Dark comedy makes light of afterlife


The work of English playwright Noel Coward arrived at the Geneseo stage on Nov. 22 and 23 with performances of “Blithe Spirit” in the Knight Spot. The dark comedy was staged as a collaborative effort between Cothurnus and VegSoup, who made the most of the venue despite its shortcomings as a proper theater.

The play tells the story of author and socialite Charles Condomine, who invites the eccentric medium Madame Arcati to a dinner party at his home in search of material for his next novel. Arcati conducts a séance, which results in the materialization of Charles’s deceased wife, Elvira. The ghost of Elvira haunts Charles to the point of madness, prompting him to invite Arcati back to his home in hope of exorcising the spirit. But Arcati succeeds only in materializing Charles’ now-deceased second wife Ruth, who was killed as a result Elvira’s efforts to disrupt Charles’s second marriage.

The unfortunate Charles finds himself haunted by both of his deceased wives and desperately calls on Madame Arcati again to exorcize the spirits. After her first several attempts are foiled, Arcati finally succeeds when she determined that the housemaid Edith is a psychic conduit through whom the spirits had materialized. The play ends with Charles sneaking away after Arcati warns him that the spirits may still be about.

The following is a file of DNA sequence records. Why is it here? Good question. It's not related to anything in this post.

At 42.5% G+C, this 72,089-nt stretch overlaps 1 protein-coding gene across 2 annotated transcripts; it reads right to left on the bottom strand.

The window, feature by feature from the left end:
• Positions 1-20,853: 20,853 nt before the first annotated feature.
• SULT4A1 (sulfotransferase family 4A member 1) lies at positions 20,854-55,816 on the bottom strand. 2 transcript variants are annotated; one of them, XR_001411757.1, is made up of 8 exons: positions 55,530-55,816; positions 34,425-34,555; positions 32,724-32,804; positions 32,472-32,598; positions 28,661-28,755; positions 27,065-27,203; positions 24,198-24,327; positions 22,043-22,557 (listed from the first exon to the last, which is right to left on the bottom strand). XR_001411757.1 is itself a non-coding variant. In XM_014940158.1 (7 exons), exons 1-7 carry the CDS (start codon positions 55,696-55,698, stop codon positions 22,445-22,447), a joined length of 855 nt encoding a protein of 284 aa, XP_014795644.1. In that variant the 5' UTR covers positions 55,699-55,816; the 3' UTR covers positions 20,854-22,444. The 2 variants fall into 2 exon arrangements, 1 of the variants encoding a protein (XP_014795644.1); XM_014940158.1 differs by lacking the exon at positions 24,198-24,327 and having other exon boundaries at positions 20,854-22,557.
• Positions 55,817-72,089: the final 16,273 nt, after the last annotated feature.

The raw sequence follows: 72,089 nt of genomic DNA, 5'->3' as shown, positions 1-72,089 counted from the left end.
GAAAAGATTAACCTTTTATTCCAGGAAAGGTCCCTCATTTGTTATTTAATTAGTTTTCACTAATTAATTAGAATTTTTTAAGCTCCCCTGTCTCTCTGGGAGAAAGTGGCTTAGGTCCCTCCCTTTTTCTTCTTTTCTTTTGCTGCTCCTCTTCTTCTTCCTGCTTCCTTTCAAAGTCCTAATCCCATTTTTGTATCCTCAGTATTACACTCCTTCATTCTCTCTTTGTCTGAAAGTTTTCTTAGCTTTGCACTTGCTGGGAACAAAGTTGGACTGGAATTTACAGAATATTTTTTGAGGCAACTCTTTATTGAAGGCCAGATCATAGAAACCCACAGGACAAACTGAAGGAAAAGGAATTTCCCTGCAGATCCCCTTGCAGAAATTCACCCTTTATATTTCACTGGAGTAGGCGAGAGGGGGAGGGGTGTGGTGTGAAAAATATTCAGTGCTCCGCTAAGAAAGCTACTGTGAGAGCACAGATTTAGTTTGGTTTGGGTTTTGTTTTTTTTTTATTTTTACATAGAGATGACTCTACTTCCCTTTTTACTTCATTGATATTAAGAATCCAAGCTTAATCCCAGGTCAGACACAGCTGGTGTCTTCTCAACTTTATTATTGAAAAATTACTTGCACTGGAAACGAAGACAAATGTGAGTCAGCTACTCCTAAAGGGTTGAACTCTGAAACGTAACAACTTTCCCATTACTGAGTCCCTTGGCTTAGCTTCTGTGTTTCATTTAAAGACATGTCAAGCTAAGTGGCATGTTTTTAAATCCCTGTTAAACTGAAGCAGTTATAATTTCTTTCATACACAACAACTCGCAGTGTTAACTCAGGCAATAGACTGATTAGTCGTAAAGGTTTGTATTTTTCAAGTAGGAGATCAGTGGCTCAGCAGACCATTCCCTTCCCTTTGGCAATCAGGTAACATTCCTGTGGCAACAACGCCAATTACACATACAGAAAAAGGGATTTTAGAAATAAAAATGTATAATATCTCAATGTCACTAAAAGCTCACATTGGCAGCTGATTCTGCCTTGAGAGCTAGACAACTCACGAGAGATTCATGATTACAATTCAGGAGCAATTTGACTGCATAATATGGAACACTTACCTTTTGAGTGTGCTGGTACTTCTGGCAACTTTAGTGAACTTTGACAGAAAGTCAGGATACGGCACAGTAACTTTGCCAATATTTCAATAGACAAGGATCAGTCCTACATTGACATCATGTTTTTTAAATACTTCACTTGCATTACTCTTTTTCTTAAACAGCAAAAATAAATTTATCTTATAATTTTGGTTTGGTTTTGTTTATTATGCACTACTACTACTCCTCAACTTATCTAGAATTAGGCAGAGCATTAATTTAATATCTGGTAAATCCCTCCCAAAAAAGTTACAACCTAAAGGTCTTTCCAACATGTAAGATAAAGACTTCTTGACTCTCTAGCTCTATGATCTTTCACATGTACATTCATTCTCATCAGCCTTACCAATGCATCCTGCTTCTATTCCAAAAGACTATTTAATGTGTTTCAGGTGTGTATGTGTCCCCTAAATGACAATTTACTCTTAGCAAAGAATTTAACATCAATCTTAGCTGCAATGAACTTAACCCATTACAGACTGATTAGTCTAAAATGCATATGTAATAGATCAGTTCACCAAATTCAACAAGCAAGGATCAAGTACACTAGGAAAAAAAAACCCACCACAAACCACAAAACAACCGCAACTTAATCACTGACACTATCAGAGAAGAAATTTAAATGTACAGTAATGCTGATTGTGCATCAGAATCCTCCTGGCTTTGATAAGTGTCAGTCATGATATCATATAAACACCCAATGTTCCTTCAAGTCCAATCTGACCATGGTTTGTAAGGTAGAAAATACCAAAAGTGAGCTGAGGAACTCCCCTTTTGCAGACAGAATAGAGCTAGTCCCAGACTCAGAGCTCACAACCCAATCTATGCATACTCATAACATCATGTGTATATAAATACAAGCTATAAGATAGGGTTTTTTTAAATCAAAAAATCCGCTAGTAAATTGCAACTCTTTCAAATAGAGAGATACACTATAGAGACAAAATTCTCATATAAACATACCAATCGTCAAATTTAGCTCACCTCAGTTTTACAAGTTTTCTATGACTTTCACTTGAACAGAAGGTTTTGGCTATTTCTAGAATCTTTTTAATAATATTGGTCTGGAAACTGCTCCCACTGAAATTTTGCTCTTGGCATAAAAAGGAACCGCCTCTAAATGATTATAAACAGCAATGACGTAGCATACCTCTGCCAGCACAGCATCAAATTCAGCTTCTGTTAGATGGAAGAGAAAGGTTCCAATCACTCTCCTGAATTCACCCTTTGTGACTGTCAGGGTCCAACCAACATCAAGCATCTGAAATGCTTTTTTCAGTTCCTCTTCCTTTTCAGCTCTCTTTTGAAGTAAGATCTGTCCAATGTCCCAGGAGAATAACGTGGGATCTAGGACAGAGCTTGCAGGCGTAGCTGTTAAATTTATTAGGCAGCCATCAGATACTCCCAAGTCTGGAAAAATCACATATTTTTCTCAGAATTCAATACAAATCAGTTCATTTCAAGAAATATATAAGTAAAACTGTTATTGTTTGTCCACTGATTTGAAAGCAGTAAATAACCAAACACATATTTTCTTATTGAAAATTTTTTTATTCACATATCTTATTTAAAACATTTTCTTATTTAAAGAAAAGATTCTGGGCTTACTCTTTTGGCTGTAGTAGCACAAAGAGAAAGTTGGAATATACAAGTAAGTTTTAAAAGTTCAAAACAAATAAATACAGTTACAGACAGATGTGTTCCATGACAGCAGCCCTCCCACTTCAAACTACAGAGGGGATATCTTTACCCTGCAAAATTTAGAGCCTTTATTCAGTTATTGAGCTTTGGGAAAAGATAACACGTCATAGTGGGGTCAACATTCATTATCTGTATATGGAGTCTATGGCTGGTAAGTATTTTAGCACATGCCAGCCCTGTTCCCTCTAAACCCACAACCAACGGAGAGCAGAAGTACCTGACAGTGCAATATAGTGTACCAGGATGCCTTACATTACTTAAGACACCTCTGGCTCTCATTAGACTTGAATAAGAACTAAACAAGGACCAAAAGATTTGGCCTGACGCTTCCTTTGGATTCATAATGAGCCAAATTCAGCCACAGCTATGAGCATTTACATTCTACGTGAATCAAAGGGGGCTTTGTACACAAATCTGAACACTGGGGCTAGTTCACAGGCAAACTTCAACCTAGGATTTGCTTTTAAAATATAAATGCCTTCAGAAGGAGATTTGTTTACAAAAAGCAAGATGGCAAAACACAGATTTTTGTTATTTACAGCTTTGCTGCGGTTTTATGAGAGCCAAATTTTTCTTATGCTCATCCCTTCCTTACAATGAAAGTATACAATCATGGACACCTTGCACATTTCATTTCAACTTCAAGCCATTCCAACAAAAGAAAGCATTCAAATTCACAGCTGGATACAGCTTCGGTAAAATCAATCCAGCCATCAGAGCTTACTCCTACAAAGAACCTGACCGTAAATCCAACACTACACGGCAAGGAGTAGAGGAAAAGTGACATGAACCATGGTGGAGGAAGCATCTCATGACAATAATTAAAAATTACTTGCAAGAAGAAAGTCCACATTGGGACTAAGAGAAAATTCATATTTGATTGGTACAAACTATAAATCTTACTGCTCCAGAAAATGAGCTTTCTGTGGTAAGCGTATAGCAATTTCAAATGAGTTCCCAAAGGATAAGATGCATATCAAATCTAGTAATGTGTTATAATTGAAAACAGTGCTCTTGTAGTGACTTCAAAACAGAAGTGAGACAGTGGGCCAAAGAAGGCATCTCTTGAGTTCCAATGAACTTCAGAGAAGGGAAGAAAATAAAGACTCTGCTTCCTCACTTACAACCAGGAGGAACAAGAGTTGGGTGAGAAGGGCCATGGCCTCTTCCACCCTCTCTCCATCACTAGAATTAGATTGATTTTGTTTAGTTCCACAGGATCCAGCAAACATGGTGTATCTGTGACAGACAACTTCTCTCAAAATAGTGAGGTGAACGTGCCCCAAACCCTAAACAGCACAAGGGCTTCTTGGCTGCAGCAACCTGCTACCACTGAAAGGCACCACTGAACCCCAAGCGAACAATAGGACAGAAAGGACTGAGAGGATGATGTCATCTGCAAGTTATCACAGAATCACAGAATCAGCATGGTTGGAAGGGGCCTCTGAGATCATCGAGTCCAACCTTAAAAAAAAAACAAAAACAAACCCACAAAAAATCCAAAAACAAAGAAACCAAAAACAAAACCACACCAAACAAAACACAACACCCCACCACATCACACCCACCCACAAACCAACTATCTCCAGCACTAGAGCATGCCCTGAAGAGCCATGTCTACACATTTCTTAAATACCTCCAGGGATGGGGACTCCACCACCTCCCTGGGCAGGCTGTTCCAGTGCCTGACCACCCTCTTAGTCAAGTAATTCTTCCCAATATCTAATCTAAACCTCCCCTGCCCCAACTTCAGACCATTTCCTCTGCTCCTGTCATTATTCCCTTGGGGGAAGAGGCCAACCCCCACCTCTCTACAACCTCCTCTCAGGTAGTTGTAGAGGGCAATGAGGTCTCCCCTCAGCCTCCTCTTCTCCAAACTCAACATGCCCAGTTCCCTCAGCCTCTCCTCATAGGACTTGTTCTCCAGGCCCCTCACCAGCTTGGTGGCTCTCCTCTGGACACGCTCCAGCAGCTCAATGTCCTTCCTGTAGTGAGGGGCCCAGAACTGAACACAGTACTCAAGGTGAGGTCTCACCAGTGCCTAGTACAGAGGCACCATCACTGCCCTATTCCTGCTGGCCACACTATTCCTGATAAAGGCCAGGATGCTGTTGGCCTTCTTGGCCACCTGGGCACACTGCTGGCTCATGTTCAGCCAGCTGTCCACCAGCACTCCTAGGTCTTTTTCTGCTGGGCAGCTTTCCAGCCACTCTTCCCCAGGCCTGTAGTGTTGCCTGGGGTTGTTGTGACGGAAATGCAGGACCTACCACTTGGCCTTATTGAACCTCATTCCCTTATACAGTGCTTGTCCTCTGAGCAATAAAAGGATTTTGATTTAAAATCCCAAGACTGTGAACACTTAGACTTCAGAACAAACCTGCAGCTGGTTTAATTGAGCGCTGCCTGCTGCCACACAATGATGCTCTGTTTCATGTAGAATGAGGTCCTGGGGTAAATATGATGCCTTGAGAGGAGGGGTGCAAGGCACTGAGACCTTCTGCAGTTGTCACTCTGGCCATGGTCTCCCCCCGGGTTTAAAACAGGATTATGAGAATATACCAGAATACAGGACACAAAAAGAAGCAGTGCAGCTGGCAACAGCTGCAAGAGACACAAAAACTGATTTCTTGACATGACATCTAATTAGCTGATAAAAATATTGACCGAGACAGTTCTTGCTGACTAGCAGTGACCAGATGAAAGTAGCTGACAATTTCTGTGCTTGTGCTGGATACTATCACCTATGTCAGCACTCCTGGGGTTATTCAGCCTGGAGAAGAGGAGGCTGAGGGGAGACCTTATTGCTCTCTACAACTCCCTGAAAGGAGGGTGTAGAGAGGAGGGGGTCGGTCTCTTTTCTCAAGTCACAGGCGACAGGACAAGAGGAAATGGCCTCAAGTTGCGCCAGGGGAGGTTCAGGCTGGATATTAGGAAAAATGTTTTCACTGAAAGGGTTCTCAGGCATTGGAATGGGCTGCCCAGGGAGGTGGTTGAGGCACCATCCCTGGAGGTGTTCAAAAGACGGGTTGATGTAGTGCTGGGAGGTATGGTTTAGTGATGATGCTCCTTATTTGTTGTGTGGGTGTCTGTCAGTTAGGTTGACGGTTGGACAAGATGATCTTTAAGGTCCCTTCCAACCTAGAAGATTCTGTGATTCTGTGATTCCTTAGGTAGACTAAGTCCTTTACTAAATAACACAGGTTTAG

The joint performance by Cothurnus and VegSoup was a comedic success. The cast often brought the audience to giggles with its ghastly antics. Senior Christina O’Shea portrayed the ghost of Elvira as an entertainingly “blithe spirit,” mixing feigned disinterest with the true desperation for which the role calls.

Junior Grant Kusick’s performance interpreted Charles Condomine as a man near the end of his rope, introducing feelings of psychotic madness. This performance found success as well, as his often frantic movements drew plenty of laughs. Played by junior Jordan Keane, Arcati was satisfyingly eccentric, convincingly acting like someone truly in touch with the supernatural.

Despite having to perform in the Knight Spot, which lacks theater lighting, seating and a proper stage, the performers made the most of the space. The limited set worked well for Kusick’s self-contained Condomine, and the limited size made for an intimate feel overall.

The performance of “Blithe Spirit” was a big success. Hopefully, the ghostly show’s limited run will breathe new life into two valued student groups.